Home Schooled: The Internet and the Oncology Nurse's Role in Patient Education

April 15, 2008
ONCNG Oncology Nursing, April 2008, Volume 2, Issue 1

The Internet's influence on the oncology nurse's role as patient educator is continually changing, with more and more patients using the Internet to search for health-related information.

The Internet’s influence on the oncology nurse’s role as patient educator is continually changing, with more and more patients using the Internet to search for health-related information. A recent Harris Interactive poll found that the percentage of people who have performed online searches for health or medical information increased from 53% in 2005 to 71% in 2007. Referred to by Harris Interactive as “cyberchondriacs,” there are now more than 160 million of them in the US. A Pew Internet survey reported that half of all adults with a chronic condition use the Internet to research their conditions. A significant number of these individuals (86%) are looking for specifi c disease or treatment information.

Patients’ growing use of the Internet as an educational medium does not relieve nurses of their patient education responsibilities. Instead, these numbers tell us that consumers need nurse educators to be involved in developing the information available on the Internet as well as evaluating what is currently online. Are we prepared to advise and support those choosing online self-education?

But nurse, I read it on the Internet!

As more and more information is available on the Web, how do patients faced with the challenge of learning about cancer identify credible information? A Google search using the words “breast cancer” turns up more than 40,000,000 hits! Are the top hits listed providing the best information? How do patients decide where and what to read about their cancer? Although the Internet can be a useful tool to help patients learn about their cancer and treatments, it can also overwhelm patients who look in the wrong places or at information that is not relevant to their unique situation.

Traditionally, information about an individual’s health (eg, test results, treatment choices, recommendations, etc) came from their healthcare professional. Now, consumers have more choices and can bypass the professional to find this information on their own via the Internet. They also increasingly have access to their own electronic health records. Most healthcare providers believe enhanced information access for patients is a good thing, but consumer health literacy is an issue of concern. Will patients misinterpret information? Can patients identify poor quality information? Studies affirm the value of the Internet for patients seeking health information, but they also raise concerns about the accuracy of the information found at some health education websites. Informing patients about website quality issues and educating them to evaluate information for reliability is an ongoing challenge, due to the nature of the Internet, constantly changing science, and lack of consistent standards applied to website development. There is an opportunity for oncology nurses to offer patients advice to help them as they search for information. Informed patients can advocate more easily for themselves and participate fully in decision making. A vital part of this participation is access to good, quality information.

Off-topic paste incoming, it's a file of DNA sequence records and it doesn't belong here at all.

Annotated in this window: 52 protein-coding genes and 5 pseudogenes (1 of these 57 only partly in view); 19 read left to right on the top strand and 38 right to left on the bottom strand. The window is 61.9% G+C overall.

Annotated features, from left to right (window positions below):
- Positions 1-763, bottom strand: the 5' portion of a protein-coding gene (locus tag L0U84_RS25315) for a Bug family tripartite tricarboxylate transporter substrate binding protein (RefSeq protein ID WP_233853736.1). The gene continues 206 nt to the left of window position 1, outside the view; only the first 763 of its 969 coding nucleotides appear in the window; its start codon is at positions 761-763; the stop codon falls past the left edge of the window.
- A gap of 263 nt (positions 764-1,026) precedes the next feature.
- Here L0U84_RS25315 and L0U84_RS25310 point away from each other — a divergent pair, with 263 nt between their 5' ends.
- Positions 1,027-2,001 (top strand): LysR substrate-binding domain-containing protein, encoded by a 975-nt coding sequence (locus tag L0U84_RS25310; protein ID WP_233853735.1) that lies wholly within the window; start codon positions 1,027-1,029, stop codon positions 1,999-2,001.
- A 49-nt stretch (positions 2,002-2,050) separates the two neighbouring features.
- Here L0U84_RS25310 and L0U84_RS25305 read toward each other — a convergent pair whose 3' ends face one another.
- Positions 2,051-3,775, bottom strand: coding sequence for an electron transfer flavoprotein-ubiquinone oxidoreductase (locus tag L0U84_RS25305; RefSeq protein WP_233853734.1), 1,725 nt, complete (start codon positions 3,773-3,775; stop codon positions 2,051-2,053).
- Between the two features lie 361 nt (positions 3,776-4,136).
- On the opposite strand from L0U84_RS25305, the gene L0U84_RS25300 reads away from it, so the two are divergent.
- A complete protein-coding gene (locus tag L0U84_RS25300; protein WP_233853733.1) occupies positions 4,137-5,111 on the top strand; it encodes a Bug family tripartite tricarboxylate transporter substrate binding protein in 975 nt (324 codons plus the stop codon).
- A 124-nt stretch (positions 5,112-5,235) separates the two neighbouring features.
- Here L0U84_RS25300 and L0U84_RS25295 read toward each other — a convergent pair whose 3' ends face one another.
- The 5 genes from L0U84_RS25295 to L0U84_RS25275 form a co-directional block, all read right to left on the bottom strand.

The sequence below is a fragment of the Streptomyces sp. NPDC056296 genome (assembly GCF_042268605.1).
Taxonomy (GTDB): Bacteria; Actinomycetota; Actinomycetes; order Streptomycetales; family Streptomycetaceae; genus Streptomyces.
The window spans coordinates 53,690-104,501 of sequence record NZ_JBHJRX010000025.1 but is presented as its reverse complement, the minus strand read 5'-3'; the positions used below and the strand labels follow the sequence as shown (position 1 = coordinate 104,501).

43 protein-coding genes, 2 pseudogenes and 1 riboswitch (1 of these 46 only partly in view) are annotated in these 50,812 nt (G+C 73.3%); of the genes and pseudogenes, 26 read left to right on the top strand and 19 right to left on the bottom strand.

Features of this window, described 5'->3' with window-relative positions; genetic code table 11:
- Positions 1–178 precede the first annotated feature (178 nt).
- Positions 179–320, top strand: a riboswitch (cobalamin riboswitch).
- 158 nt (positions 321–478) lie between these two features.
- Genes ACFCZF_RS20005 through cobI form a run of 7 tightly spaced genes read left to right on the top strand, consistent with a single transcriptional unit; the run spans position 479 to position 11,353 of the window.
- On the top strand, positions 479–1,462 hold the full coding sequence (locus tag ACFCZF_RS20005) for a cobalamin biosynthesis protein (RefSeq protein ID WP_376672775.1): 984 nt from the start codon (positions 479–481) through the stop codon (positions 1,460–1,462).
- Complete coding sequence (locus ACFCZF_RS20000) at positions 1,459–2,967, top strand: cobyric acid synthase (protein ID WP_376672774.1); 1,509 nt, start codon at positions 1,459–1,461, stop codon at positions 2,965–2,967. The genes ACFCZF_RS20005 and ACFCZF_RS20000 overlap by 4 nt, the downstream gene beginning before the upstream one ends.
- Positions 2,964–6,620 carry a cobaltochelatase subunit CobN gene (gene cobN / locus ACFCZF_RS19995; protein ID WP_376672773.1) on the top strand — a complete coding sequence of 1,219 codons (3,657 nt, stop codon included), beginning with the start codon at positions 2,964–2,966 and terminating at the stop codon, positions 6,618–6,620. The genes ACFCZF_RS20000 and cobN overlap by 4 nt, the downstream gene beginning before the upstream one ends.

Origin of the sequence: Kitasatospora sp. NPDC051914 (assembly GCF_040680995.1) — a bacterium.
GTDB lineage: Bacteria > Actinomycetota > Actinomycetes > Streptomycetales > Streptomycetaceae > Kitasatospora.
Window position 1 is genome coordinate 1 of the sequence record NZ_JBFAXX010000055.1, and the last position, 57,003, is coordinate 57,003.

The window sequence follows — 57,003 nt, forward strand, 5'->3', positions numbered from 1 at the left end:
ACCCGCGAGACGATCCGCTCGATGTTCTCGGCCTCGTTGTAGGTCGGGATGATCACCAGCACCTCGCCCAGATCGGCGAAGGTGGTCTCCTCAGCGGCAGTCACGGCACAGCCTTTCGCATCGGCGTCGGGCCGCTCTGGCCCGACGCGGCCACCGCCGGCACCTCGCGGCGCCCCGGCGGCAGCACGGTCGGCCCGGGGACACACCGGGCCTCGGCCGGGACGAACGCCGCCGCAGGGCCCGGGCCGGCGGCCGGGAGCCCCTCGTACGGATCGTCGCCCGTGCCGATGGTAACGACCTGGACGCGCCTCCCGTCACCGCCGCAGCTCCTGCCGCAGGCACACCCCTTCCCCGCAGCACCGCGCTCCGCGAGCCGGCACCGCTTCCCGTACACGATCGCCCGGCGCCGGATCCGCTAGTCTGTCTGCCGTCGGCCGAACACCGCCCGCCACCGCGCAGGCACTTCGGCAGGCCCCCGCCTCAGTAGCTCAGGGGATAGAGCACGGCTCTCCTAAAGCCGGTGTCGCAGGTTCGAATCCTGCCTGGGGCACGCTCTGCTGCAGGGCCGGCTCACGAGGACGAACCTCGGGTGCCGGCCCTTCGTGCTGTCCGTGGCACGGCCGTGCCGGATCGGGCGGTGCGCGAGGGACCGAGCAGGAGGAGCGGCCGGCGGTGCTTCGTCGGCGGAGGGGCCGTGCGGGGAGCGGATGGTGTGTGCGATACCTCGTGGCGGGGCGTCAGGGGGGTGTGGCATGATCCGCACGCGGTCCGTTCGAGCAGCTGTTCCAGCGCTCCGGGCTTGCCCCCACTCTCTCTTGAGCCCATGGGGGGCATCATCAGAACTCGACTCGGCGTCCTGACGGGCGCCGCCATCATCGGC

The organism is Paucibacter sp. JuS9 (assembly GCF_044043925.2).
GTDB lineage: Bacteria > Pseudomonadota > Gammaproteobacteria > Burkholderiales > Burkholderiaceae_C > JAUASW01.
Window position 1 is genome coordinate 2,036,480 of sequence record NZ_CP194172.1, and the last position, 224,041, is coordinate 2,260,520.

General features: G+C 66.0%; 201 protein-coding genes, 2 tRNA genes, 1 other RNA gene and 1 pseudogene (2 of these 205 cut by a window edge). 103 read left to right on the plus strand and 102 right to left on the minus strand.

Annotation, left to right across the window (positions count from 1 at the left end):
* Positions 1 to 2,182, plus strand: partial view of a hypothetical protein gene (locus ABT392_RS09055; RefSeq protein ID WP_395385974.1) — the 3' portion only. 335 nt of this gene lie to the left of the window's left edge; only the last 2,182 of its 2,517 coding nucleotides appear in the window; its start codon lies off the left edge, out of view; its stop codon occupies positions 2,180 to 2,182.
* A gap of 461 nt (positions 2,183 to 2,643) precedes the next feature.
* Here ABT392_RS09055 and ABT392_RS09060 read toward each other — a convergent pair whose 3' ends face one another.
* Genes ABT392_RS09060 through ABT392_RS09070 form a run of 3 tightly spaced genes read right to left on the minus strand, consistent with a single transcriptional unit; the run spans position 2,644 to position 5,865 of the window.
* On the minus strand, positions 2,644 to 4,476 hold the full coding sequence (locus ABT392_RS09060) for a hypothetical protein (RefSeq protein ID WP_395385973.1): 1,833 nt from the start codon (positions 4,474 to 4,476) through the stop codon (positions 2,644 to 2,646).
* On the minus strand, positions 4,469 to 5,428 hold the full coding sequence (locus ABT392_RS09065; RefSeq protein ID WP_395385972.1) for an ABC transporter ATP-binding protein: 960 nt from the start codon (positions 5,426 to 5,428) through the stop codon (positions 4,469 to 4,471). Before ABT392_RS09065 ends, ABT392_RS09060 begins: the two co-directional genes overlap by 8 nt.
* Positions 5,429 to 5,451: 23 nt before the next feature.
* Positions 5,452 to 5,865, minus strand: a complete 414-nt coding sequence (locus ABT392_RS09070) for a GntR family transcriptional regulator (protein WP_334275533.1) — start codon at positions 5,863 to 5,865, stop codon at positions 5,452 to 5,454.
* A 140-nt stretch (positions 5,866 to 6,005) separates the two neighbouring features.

Assessing quality

Efforts have been made over the last 10 years to address concerns regarding the quality of health information on the Internet. Some countries have sponsored government initiatives; in others, the initiatives come through professional societies or other grassroots organizations, including the American Health Information Management Association. Some initiatives, including eff orts by the World Health Organization (WHO), span international boundaries. Created in 1995, the Health on the Net Foundation (HON) is the most recognized model. This international, not-for-profi t, non-government organization’s mission is to guide Internet users “by highlighting reliable, understandable, relevant and trustworthy sources of online health and medical information.”

HON established a code of conduct and a set of principles to help Internet users achieve this goal and overcome the barriers related to the overwhelming quantity and uneven quality of health information online. The HONcode set of rules (Table I) defines basic ethical standards regarding information presented. Websites can formally submit an application for HON certification, which commits them to strictly observing all HONcode principles. Verification of adherence to the HONcode is assessed by the HON team. Certification allows the website to display the HONcode badge. HON has teamed up with Google to make available a HONcode toolbar. Once downloaded, it connects in real-time to the HON server to verify accreditation status of health websites visited.